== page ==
Relief Society Ministering Christmas Message: Mary’s Imperfect Christmas

Relief Society Ministering Christmas MessageI love Christmas, but it isn’t always easy. So this year I wanted a Relief Society Ministering Christmas Message that focused on how to fill our hearts and lift our spirits when things aren’t measuring up. Mary’s first Christmas wasn’t perfect either, and I figured there was a lot to be learned from her.

I have included the message, “Mary’s Imperfect Christmas,” below. Then I made these wooden nativity boards for the sisters I minister to as a reminder of that simple and rugged first Christmas. I used a reusable mylar stencil from Stencil Revolution and then sanded over the image and applied a stain to make it look more rustic.

I got a little carried away, and ended making some of the wood slice nativity ornaments as well.

I made the wood slices from the branches I trimmed off my tree in the front yard. These are actually really fun and easy. I just printed off a nativity design and traced it over the wood slice with a ballpoint pen. I pushed hard so that it would leave an impression in the wood. Then I traced over the impression with a wood burning pen.

And here is the Relief Society Ministering Christmas Message that goes with it!

Mary’s Imperfect Christmas

When we think about Christmas, we usually see perfection. As if all the sweet memories of previous Christmases rise to the top like cream. Or like window shoppers, we see passing glimpses of well-decorated houses and the smiles of children.

It almost doesn’t feel like Christmas unless there is a tree lit in the living room, the family is all home, everybody is getting along, nobody has the stomach flu, and the food is as good as Tiny Tim’s roast goose. We start to believe that Christmas ought to be a guarantee of perfection. We find ourselves saying things like, “It isn’t fair that not everybody is here this Christmas” or “Can’t I have it the way I want at least this one time of the year?”

But not even Mary, the mother of our Savior, had a perfect Christmas. If anything, that first Christmas was filled with unplanned events, awkward family situations, and imperfect surroundings.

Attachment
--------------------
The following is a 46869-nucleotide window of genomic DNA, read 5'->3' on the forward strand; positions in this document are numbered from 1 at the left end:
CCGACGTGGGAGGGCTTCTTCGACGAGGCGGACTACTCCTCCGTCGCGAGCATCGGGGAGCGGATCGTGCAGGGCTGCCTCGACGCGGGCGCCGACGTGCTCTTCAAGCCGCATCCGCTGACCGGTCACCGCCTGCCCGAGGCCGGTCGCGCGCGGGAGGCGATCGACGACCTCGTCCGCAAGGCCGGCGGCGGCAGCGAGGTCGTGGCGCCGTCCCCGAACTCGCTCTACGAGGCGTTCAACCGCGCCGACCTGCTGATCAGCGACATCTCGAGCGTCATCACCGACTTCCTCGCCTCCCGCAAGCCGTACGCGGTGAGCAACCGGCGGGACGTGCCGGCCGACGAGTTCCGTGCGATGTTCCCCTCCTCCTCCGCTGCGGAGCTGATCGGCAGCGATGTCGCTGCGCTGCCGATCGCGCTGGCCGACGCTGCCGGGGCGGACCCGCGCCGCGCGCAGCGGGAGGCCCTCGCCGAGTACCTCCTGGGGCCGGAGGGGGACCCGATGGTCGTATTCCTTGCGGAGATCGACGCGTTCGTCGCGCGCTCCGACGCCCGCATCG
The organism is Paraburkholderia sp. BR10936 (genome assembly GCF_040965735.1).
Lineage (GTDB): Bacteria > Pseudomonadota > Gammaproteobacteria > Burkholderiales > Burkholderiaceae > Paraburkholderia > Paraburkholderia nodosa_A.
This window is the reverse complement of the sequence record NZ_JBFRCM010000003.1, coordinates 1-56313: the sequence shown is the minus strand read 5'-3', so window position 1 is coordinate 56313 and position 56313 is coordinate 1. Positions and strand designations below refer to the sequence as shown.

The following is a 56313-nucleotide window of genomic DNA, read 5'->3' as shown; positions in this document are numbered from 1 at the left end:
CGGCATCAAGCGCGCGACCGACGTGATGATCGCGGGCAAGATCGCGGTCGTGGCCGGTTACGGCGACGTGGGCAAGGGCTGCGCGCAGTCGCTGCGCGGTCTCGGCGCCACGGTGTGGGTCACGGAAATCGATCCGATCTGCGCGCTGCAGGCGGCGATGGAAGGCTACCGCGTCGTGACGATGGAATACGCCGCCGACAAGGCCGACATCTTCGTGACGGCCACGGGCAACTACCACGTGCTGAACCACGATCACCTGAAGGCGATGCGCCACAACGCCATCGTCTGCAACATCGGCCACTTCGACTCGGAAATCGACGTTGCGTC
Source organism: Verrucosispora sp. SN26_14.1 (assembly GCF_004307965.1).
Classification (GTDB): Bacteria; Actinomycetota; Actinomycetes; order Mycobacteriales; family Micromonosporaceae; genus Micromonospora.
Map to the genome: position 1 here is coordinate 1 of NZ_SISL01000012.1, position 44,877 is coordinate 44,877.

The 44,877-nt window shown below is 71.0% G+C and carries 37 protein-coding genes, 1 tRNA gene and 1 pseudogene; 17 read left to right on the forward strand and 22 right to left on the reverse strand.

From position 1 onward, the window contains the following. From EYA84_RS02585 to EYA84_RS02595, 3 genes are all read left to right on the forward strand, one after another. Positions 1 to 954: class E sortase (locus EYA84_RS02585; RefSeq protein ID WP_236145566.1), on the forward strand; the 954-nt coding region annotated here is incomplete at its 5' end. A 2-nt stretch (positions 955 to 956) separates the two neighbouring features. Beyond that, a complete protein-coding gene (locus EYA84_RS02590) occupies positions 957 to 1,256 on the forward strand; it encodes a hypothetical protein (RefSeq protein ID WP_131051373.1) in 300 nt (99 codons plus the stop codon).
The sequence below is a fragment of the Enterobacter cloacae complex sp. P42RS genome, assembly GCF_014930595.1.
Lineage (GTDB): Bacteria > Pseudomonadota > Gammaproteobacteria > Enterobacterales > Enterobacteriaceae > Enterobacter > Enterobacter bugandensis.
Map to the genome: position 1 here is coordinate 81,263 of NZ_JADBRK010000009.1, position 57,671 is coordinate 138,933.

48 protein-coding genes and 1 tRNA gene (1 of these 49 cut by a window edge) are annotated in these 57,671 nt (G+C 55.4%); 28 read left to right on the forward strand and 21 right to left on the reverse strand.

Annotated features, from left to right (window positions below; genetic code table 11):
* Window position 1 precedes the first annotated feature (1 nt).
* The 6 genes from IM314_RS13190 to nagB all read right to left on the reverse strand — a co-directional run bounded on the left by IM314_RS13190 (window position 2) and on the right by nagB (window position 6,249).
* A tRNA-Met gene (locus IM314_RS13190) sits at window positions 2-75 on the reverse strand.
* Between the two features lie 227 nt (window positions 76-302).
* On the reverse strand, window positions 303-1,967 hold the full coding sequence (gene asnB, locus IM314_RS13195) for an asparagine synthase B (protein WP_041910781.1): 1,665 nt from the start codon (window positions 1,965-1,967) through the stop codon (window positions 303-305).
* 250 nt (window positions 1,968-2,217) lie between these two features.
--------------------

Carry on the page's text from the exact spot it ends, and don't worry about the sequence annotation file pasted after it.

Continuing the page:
I remember being a little miffed when my first child was born. An early birth and an ill-timed move out of our apartment had dashed all my hopes of “nesting.” I had wanted everything prepared so that I could just rest and enjoy this beautiful experience. But for Mary, not only was there no nesting, but can you imagine trying to give birth and care for a newborn in a stable? And this was after traveling about 92 miles to Bethlehem over hills and rough roads, in what was a 4- to 5-day-journey on foot and donkey.

We don’t get many details about what the experience must have been like for Mary personally, but I love the line in Luke 2:19, “But Mary kept all these things, and pondered them in her heart.”

What things do I keep and ponder in my heart at Christmas? Do I mull over self-pity, a sense of injustice, or feelings of inadequacy? Or like Mary, do I think of the signs and miracles of Jesus’s birth? Do I try to better understand my role and how His birth and sacrifice changed everything for me?

Christmas was never meant to be about perfection. As President Monson shared, “Let us make Christmas real. It isn’t just tinsel and ribbon, unless we have made it so in our lives. Christmas is the spirit of giving without a thought of getting. It is happiness because we see joy in people. It is forgetting self and finding time for others. It is discarding the meaningless and stressing the true values. It is peace because we have found peace in the Savior’s teachings. It is the time we realize most deeply that the more love is expended, the more there is of it for others.”

So if you are mourning over a loss, hurting over a struggling child, or feeling like you don’t have enough to give. Just remind yourself that you are only having a “Mary Christmas” instead of a “Merry Christmas.” You are not alone. The Lord loves you. When Christ condescended to come to earth, He did it in the simplest, most humble way possible. His life was not without heartbreak and sorrow. And thanks to the Atonement, He not only suffered for our sins, but He suffered so that He would know how to succor us if we only turn to Him.

To help remind us of that first Christmas, I made this simple, rustic, wooden nativity. It is a reminder not to lose the joy of Christmas by trying to make Christmas something it was never meant to be.

Did you like this Relief Society Ministering Christmas Message? Find more Relief Society Ministering Printables for the Church of Jesus Christ of Latter-day Saints here.

Mary's Imperfect Christmas


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4 Responses

  1. Susan says:

    Thank you Angie. I love this story and it helps us have a little more perspective about what it really means to have a “perfect” Christmas. Having the Savior in our life is what makes it perfect. Thanks for taking time out of your busy day to share your thoughts. I will love sharing this with the sisters that I minister to.

  2. Robyn Rundle says:

    Thank you Angie. I have just been called as the Relief Society President of the Red Hill Ward, Canberra Australia. Still with my training wheels on and with no counsellors called as yet, I am grateful for your message to share with the Sisters this Christmas season. Robyn R.

  3. Gaylene Hahn says:

    Thank you for such a beautiful message. I would like to share it with the sisters I minister to, is that permissible? I would like to give you credit for it. Is your name Angie Jones?

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